|Department of Public Information • News and Media Division • New York|
Press Conference on UN-Energy and Global Sustainable Electricity Partnership
A United Nations-backed sustainable electricity partnership made a strong case today for the transformative role that small-scale, off-grid projects could play in bringing clean, reliable energy and electricity to billions of the world’s “energy poor” people living in remote communities and tied to burning coal or heavy oil.
“Close to 3 billion people do not have reliable access to electricity, and this restricts the space for human development,” said Tariq Banuri, Director of the Division for Sustainable Development in the Department of Economic and Social Affairs, at a Headquarters press conference featuring participants in the one-day Global Summit to Strengthen Public-Private Partnerships to Accelerate Global Electricity Technology Development. “The world needs a global programme to deal with this issue.”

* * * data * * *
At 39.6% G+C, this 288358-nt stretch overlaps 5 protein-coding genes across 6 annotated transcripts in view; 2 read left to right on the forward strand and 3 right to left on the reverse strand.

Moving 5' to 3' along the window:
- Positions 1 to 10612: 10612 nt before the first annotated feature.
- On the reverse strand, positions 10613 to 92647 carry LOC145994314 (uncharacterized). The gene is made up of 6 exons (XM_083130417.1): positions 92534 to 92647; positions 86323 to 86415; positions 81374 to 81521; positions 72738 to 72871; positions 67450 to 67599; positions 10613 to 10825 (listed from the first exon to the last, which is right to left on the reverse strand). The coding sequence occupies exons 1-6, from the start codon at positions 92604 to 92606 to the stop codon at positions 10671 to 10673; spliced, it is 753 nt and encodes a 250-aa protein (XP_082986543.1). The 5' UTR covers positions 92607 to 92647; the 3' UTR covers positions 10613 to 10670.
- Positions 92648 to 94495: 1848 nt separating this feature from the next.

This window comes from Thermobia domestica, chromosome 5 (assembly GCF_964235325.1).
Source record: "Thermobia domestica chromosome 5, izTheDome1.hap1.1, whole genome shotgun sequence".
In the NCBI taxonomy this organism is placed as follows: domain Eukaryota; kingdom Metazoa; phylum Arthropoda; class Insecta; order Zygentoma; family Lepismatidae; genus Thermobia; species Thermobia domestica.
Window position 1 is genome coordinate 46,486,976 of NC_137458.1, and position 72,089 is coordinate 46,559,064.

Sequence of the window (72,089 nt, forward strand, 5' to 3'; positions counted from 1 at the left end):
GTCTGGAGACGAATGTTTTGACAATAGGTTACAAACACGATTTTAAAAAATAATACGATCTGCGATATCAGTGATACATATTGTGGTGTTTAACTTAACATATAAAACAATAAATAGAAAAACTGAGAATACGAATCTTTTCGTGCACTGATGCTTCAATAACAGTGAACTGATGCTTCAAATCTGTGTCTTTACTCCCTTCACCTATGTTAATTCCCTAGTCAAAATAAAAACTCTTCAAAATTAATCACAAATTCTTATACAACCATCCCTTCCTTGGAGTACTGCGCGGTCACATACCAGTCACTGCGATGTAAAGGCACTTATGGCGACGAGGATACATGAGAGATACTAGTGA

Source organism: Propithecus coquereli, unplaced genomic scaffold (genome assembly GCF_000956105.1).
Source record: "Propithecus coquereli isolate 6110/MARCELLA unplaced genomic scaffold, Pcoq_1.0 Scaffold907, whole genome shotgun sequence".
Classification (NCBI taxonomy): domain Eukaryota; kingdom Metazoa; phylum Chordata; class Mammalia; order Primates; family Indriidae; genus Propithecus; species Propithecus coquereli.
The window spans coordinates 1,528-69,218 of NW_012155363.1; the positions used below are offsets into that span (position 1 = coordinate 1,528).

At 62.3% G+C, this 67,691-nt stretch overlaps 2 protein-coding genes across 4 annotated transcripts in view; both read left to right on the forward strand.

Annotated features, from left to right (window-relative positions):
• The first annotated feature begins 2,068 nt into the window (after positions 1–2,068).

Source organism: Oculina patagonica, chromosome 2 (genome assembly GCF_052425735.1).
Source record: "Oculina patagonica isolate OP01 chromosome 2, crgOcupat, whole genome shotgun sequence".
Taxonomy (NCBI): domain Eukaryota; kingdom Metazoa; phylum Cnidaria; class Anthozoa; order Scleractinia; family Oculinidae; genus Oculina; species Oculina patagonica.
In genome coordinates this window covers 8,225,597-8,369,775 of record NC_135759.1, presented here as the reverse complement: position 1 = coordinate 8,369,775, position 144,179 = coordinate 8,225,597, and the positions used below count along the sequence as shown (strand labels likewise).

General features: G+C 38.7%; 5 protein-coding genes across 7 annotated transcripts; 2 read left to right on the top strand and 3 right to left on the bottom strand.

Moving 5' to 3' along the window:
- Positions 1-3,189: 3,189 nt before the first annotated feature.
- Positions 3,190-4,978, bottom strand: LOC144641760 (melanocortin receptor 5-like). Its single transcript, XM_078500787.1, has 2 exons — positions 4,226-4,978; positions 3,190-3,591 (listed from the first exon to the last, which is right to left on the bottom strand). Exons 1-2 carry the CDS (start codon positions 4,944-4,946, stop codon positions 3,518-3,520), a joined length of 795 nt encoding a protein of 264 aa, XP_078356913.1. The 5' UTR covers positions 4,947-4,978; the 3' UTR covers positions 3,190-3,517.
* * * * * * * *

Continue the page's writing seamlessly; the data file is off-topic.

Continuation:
He said the meeting, a prelude to the International Year of Sustainable Energy for All, 2012, sought to launch partnerships that would support and promote the global deployment of low- and zero-emitting electricity technologies and initiatives, chiefly at local and regional levels for worldwide adaptation. It was hosted jointly by UN-Energy and the Global Sustainable Electricity Partnership (formerly the e8). The Partnership, created in the wake of the historic 1992 Rio de Janeiro United Nations Conference on Environment and Development (the “Earth Summit”), comprised leading electricity companies.
Mr. Banuri said UN-Energy was part of the United Nations inter-agency follow-up regime, created, alongside UN-Water and UN-Oceans, after the 2002 World Summit on Sustainable Development. “UN-Energy focuses on three main themes: energy access, energy efficiency and renewable energy,” he continued. “Today what we are talking about is essentially bringing all of them together.” Energy was not only the heart of development and economic growth, he continued, it was also the heart of human development. “If you do not have energy you cannot get clean water to people; and if you can’t get clean water, you cannot save infants and children from death,” he pointed out.